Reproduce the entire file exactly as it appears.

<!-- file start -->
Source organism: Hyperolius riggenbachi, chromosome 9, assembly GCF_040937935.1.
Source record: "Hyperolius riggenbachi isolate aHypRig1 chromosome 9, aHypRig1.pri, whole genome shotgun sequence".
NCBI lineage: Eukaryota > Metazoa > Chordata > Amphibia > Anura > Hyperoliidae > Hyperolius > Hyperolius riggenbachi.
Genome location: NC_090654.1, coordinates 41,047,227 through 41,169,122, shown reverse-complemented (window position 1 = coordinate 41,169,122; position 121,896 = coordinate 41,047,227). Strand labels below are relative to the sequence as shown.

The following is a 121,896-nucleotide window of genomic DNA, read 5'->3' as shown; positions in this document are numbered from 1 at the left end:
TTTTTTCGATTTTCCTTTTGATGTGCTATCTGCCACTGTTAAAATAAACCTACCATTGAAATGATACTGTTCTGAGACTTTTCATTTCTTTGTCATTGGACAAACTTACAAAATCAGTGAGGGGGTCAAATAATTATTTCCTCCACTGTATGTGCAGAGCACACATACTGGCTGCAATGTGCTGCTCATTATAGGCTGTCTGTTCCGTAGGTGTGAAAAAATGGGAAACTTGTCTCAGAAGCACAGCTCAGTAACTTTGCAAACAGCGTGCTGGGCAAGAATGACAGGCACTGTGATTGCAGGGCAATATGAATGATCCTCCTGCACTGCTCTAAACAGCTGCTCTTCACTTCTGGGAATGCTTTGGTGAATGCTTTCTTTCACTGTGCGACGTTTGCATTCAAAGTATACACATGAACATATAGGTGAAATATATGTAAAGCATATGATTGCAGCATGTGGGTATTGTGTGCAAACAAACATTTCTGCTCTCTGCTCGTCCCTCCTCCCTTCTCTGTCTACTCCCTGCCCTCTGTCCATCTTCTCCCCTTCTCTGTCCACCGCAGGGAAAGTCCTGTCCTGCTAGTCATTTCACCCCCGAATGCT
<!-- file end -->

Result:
Source organism: Hyperolius riggenbachi, chromosome 9, assembly GCF_040937935.1.
Source record: "Hyperolius riggenbachi isolate aHypRig1 chromosome 9, aHypRig1.pri, whole genome shotgun sequence".
NCBI lineage: Eukaryota > Metazoa > Chordata > Amphibia > Anura > Hyperoliidae > Hyperolius > Hyperolius riggenbachi.
Genome location: NC_090654.1, coordinates 41,047,227 through 41,169,122, shown reverse-complemented (window position 1 = coordinate 41,169,122; position 121,896 = coordinate 41,047,227). Strand labels below are relative to the sequence as shown.

The following is a 121,896-nucleotide window of genomic DNA, read 5'->3' as shown; positions in this document are numbered from 1 at the left end:
TTTTTTCGATTTTCCTTTTGATGTGCTATCTGCCACTGTTAAAATAAACCTACCATTGAAATGATACTGTTCTGAGACTTTTCATTTCTTTGTCATTGGACAAACTTACAAAATCAGTGAGGGGGTCAAATAATTATTTCCTCCACTGTATGTGCAGAGCACACATACTGGCTGCAATGTGCTGCTCATTATAGGCTGTCTGTTCCGTAGGTGTGAAAAAATGGGAAACTTGTCTCAGAAGCACAGCTCAGTAACTTTGCAAACAGCGTGCTGGGCAAGAATGACAGGCACTGTGATTGCAGGGCAATATGAATGATCCTCCTGCACTGCTCTAAACAGCTGCTCTTCACTTCTGGGAATGCTTTGGTGAATGCTTTCTTTCACTGTGCGACGTTTGCATTCAAAGTATACACATGAACATATAGGTGAAATATATGTAAAGCATATGATTGCAGCATGTGGGTATTGTGTGCAAACAAACATTTCTGCTCTCTGCTCGTCCCTCCTCCCTTCTCTGTCTACTCCCTGCCCTCTGTCCATCTTCTCCCCTTCTCTGTCCACCGCAGGGAAAGTCCTGTCCTGCTAGTCATTTCACCCCCGAATGCT